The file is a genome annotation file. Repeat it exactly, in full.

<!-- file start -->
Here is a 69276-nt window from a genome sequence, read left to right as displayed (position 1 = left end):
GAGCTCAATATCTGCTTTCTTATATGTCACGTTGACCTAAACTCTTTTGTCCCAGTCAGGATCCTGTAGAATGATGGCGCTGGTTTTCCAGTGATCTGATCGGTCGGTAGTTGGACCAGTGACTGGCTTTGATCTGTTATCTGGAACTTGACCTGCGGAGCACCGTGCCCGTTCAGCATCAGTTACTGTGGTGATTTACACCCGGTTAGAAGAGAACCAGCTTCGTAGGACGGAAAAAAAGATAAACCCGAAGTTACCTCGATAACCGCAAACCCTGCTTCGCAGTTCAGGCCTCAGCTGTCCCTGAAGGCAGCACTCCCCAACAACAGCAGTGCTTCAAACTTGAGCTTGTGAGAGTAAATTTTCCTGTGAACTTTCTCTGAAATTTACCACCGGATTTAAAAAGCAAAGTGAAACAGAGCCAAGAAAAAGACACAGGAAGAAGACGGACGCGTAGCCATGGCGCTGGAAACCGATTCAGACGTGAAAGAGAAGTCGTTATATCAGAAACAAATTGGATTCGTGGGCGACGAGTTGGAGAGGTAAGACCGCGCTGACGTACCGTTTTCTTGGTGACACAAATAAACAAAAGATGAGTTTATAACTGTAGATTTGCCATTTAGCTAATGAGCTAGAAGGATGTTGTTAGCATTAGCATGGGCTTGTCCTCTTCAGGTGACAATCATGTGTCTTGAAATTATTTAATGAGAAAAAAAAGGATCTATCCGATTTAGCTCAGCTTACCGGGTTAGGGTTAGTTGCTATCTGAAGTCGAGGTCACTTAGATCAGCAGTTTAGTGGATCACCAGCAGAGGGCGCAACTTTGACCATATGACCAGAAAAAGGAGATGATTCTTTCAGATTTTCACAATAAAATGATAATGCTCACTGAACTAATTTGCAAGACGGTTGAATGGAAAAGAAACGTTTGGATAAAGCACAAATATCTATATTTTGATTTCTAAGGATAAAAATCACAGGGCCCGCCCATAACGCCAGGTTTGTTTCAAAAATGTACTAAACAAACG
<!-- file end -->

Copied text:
Here is a 69276-nt window from a genome sequence, read left to right as displayed (position 1 = left end):
GAGCTCAATATCTGCTTTCTTATATGTCACGTTGACCTAAACTCTTTTGTCCCAGTCAGGATCCTGTAGAATGATGGCGCTGGTTTTCCAGTGATCTGATCGGTCGGTAGTTGGACCAGTGACTGGCTTTGATCTGTTATCTGGAACTTGACCTGCGGAGCACCGTGCCCGTTCAGCATCAGTTACTGTGGTGATTTACACCCGGTTAGAAGAGAACCAGCTTCGTAGGACGGAAAAAAAGATAAACCCGAAGTTACCTCGATAACCGCAAACCCTGCTTCGCAGTTCAGGCCTCAGCTGTCCCTGAAGGCAGCACTCCCCAACAACAGCAGTGCTTCAAACTTGAGCTTGTGAGAGTAAATTTTCCTGTGAACTTTCTCTGAAATTTACCACCGGATTTAAAAAGCAAAGTGAAACAGAGCCAAGAAAAAGACACAGGAAGAAGACGGACGCGTAGCCATGGCGCTGGAAACCGATTCAGACGTGAAAGAGAAGTCGTTATATCAGAAACAAATTGGATTCGTGGGCGACGAGTTGGAGAGGTAAGACCGCGCTGACGTACCGTTTTCTTGGTGACACAAATAAACAAAAGATGAGTTTATAACTGTAGATTTGCCATTTAGCTAATGAGCTAGAAGGATGTTGTTAGCATTAGCATGGGCTTGTCCTCTTCAGGTGACAATCATGTGTCTTGAAATTATTTAATGAGAAAAAAAAGGATCTATCCGATTTAGCTCAGCTTACCGGGTTAGGGTTAGTTGCTATCTGAAGTCGAGGTCACTTAGATCAGCAGTTTAGTGGATCACCAGCAGAGGGCGCAACTTTGACCATATGACCAGAAAAAGGAGATGATTCTTTCAGATTTTCACAATAAAATGATAATGCTCACTGAACTAATTTGCAAGACGGTTGAATGGAAAAGAAACGTTTGGATAAAGCACAAATATCTATATTTTGATTTCTAAGGATAAAAATCACAGGGCCCGCCCATAACGCCAGGTTTGTTTCAAAAATGTACTAAACAAACG